I´m so happy that I´m not alone with my thoughts… at the moment I am writing my Bachelorwork about circular strategies (in the field of social work). It´s just like you said – many people think they use a strategy; well it´s true if people act according to a plan and not in a chaotic way, strictly speaking, this is what we call “a strategy” – but in fact most people are acting more or less in a chaotic way, because most people use something I call linear-strategies. You have to distinguish between linear and circular strategies: most people simply decide from the gut and call this “a strategy” – well in fact it is a strategy – it is a linear strategy. Linear strategies are the most basic form of strategies: simple solutions for simple problems. They work just fine as long as they don´t have to deal with resistance. At the point a system which uses a linear strategy has to deal with a resistor it has to deal with it in a linear way: the system has to generate a new (linear) strategy to deal with the problem. So this is what happens every time when the strategy is confronted with a resistor: ne strategies must be generated if the original strategy is not able to deal with the resistor (if a strategy is not able to deal with a resistor, then we call this “Incompetence”). That is the reason why linear strategies get more and more complex and therefore more and more cumbersome [my work is also dealing with complexity reduction especially with strategical complexity reduction – so if you are interested in what I think about that, just tell me…]. Compared to linear strategies circular strategies can achieve a much higher degree of flexibility and adaptability. So if you are interested in my thoughts about strategy or even in my work just tell me and maybe we can exchange some experiences. I hope my English is not that bad and there are no understanding problems. Greets, Markus 😉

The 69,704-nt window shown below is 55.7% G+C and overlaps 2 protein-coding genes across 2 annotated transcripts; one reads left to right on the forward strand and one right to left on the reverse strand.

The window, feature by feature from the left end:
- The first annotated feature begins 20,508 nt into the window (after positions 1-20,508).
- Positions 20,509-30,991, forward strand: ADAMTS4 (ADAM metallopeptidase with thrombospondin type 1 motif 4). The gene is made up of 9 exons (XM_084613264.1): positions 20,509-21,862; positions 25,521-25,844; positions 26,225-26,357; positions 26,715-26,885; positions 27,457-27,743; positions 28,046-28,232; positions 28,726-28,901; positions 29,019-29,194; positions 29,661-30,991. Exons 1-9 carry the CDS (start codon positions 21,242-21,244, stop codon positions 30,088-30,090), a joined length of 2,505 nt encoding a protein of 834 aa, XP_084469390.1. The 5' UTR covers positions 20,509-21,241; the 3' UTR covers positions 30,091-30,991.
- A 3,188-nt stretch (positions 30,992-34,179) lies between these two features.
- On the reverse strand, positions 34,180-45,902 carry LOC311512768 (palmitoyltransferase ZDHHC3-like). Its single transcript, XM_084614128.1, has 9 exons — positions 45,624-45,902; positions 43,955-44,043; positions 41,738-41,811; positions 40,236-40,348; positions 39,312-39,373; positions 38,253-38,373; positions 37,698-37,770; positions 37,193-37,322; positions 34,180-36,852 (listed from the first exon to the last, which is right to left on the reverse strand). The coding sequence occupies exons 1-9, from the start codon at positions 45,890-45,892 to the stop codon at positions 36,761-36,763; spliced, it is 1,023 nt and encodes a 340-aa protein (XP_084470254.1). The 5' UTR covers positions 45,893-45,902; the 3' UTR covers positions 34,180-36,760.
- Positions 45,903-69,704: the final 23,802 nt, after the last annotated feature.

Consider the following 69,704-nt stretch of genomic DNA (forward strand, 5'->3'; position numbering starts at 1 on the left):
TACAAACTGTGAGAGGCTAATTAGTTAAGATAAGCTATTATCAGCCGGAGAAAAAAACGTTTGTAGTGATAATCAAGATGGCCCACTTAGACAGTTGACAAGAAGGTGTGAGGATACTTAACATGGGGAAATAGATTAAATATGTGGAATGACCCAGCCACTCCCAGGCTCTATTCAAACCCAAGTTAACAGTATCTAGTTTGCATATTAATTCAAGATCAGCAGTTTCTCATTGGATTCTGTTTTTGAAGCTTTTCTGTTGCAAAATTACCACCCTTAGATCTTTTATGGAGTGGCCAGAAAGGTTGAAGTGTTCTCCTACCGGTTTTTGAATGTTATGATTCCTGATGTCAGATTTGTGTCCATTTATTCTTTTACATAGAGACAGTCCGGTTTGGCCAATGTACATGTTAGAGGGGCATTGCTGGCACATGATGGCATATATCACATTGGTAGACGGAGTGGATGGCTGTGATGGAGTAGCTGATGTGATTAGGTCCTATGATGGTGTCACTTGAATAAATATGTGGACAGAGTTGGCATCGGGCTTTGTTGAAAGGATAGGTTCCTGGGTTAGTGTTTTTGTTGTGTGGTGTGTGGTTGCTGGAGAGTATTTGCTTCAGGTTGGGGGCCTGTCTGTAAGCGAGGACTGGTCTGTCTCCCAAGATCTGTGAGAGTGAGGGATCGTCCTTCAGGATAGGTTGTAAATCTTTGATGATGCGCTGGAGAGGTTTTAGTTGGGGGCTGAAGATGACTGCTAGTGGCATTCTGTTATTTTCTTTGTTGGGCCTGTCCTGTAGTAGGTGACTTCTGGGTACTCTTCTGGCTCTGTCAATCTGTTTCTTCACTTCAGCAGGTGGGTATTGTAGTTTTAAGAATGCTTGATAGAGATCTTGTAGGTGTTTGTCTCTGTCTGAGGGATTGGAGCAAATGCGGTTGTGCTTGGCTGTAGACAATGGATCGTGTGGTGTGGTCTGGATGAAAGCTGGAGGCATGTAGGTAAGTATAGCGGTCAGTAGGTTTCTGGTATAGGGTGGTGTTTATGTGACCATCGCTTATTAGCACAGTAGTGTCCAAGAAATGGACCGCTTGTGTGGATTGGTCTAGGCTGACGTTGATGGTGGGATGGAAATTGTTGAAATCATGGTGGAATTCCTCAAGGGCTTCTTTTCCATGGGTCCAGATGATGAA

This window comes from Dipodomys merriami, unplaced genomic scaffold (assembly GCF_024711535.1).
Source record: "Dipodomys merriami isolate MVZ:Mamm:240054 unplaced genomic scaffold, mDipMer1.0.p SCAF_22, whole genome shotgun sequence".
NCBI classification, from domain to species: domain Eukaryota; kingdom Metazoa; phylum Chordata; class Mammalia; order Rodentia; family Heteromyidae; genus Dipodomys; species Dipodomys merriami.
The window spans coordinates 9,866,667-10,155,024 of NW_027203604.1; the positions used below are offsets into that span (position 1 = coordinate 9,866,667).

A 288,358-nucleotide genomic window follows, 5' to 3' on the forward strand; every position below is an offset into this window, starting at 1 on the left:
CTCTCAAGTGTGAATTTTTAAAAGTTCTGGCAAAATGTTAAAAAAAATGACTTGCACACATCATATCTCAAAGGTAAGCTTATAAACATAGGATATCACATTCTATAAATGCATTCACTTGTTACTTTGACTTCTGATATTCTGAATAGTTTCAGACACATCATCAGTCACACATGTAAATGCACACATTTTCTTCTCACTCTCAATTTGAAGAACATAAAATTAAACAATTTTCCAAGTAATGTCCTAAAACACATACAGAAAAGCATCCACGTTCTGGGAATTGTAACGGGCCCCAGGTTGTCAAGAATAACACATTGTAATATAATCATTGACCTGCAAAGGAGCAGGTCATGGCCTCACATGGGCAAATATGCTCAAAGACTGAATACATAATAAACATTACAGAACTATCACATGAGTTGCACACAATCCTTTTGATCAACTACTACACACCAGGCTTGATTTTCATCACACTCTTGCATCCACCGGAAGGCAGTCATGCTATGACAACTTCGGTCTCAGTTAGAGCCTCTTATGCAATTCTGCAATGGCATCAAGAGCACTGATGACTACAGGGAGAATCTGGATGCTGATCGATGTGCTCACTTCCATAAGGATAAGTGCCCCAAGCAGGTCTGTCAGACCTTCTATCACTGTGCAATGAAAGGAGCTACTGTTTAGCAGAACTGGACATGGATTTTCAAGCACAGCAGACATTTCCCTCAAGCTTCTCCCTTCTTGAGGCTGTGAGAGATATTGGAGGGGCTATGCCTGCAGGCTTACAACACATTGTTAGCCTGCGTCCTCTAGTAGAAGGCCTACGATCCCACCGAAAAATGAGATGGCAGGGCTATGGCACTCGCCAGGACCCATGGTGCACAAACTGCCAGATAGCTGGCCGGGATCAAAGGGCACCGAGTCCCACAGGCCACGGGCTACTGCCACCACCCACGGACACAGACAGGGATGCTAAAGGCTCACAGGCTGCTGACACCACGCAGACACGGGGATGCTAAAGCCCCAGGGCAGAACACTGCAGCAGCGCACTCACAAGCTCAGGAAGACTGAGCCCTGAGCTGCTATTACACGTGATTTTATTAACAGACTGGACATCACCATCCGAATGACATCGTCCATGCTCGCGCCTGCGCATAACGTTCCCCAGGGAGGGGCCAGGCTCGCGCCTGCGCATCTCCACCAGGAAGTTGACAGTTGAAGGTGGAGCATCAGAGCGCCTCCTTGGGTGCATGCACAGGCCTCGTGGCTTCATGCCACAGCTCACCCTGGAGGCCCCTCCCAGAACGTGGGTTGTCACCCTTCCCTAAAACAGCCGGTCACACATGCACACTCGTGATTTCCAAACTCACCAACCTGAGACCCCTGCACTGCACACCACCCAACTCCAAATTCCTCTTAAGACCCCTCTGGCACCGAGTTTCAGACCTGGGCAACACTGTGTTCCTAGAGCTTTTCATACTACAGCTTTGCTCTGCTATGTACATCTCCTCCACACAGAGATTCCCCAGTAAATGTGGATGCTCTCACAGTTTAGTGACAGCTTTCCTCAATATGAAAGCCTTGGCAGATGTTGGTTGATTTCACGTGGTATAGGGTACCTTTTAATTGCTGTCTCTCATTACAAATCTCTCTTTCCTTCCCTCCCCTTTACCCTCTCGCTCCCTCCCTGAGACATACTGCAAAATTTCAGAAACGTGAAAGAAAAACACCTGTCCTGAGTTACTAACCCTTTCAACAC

• jkurth says:

      Hey Markus — Thanks for shedding a little more light on taxonomy of strategy and their respective characteristics. Your English is quite fluent and I’m glad you stopped by. Thanks for reading!